Critically, as the ALJ noted, treating physician D. Shawn Surrat “reported a lack of
‘any limitations in functioning secondary to [Dean’s] mental condition.’” Id.
(quoting (R. 322)). Reiterating its earlier explanation of the standard of review in
the present matter, the court must affirm the ALJ’s decision if it is supported by
Page 9 of 16
substantial evidence.2 42 U.S.C. § 405(g). This is not a stringent standard;
substantial evidence falls somewhere between a scintilla and a preponderance of
evidence, and, if supported by substantial evidence, the court must affirm the
Commissioner’s factual findings even if the preponderance of the evidence is
against the Commissioner’s findings. Martin, 894 F.2d at 1529. The court finds
that the evidence relied on by the ALJ more than qualifies as substantial evidence
supporting his conclusion that Dean’s mental health impairments are non-severe.
Second, in addition to examining Dean’s medical records, the ALJ also
assessed the severity of Dean’s mental impairments pursuant to the disability
regulations for evaluating mental disorders, which are colloquially referred to as
the “paragraph B” criteria, (R. 17–19). The SSA has “identified four broad
functional areas in which [it] will rate the degree of [a claimant’s] functional
limitation: Activities of daily living; social functioning; concentration, persistence,
or pace; and episodes of decompensation.” 20 C.F.R. 404.1520a(c)(3). It rates “the
degree of limitation in the first three functional areas . . . us[ing] the following
five-point scale: None, mild, moderate, marked, and extreme.” 20 C.F.R.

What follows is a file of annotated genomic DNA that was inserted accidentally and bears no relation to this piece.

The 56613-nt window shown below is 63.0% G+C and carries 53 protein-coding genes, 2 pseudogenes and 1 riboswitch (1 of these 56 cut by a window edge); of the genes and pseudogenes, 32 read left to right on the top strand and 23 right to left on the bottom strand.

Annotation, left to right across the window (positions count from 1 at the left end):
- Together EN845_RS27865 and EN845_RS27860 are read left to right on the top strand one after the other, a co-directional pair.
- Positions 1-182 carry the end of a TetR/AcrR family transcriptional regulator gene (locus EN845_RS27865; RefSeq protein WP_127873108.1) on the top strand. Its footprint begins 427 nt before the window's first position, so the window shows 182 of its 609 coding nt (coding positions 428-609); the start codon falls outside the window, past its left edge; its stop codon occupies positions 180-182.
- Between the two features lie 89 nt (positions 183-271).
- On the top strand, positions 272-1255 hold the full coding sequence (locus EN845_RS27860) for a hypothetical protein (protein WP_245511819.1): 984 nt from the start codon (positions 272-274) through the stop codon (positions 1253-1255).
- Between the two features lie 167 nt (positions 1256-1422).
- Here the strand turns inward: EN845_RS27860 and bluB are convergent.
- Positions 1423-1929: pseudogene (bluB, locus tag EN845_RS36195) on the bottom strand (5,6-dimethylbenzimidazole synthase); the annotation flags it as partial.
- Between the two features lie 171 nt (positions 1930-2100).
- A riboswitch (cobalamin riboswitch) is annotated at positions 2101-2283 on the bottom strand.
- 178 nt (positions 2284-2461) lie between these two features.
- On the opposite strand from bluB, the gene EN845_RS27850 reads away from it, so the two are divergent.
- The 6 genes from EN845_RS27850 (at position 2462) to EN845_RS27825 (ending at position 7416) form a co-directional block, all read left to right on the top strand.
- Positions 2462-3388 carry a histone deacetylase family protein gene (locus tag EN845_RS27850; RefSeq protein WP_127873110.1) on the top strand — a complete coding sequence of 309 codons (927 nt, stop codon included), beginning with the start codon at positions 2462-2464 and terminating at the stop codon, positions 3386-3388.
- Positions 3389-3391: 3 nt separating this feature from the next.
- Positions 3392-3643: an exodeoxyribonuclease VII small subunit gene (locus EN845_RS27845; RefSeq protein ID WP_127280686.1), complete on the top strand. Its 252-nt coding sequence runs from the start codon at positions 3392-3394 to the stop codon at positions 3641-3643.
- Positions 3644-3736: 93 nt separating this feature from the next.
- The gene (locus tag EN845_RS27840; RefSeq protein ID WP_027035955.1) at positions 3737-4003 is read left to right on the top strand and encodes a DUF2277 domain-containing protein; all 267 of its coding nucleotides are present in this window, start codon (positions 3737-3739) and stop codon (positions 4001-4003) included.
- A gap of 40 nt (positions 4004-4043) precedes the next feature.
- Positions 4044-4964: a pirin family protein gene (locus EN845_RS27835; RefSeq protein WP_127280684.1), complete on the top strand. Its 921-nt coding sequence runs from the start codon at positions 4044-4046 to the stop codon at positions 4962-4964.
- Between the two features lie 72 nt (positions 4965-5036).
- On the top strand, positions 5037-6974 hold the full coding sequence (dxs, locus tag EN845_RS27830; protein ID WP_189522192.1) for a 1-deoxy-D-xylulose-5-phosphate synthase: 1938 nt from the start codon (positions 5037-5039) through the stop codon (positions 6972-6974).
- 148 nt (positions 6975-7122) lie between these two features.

404.1520a(c)(4). “If [the SSA] rate[s] the degree of [a claimant’s] limitation in the
Application of incorrect legal standards is also grounds for remand, see Lamb, 847 F.2d
at 701, but Dean does not appear to contend that the ALJ applied incorrect legal standards when
evaluating Dean’s mental impairments.
Page 10 of 16
first three functional areas as “none” or “mild” and “none” in the fourth area, [it]
will generally conclude that [the claimant’s] impairment is not severe . . . .” 20
The ALJ concluded that Dean had “only mild limitations with activities of
daily living, social functioning, concentration, persistence, and pace,” which,
coupled with the lack of any allegations that Dean suffered from periods of
decompensation, supported his conclusion that Dean’s mental impairments were
not severe, (R. 18). In reaching this conclusion, the ALJ relied on evidence
derived from a variety of sources. Chiefly, he noted that Dean “described3 a
largely independent married lifestyle . . . populated with an array of conventional
daily, social, and cognitive activities that confound more than mild limitations,”
(R. 17), including:
helping care for his blind, infirmed mother-in-law, “cooking meals, washing
clothes, and doing any house cleaning[,]” assisting with the care of the
The ALJ relied on a functional report Dean prepared in connection with a previous
unsuccessful disability application, (R. 166–74), rather than the functional report Dean prepared
in connection with the disability application at issue here, (R. 213–23), “because there is no
correspondent evidence in the objective record to justify either the compromised ability to
manage basic personal care and administer medication without assistance or the capacity to finish
things started and follow instruction[, n]or is this progressive decline consistent with the
claimant’s failure to identfy related and worsening symtomatology during a routing and
intervening status update in the disability application process,” (R. 17–18 (citing R. 239)). The
ALJ concluded that “answers in the second Function Report arguably represent less credible
allegations made to increase the likelihood of approval following his claim’s early denial,” (R.
18). Dean does not contend that the ALJ erred in relying on the earlier functional report.
Page 11 of 16
family’s pet dog[,] performing a full range of daily personal care and
hygiene . . . as well as taking prescribed medication, getting to appointed
places, and doing chores, all without required reminders[,] preparing at least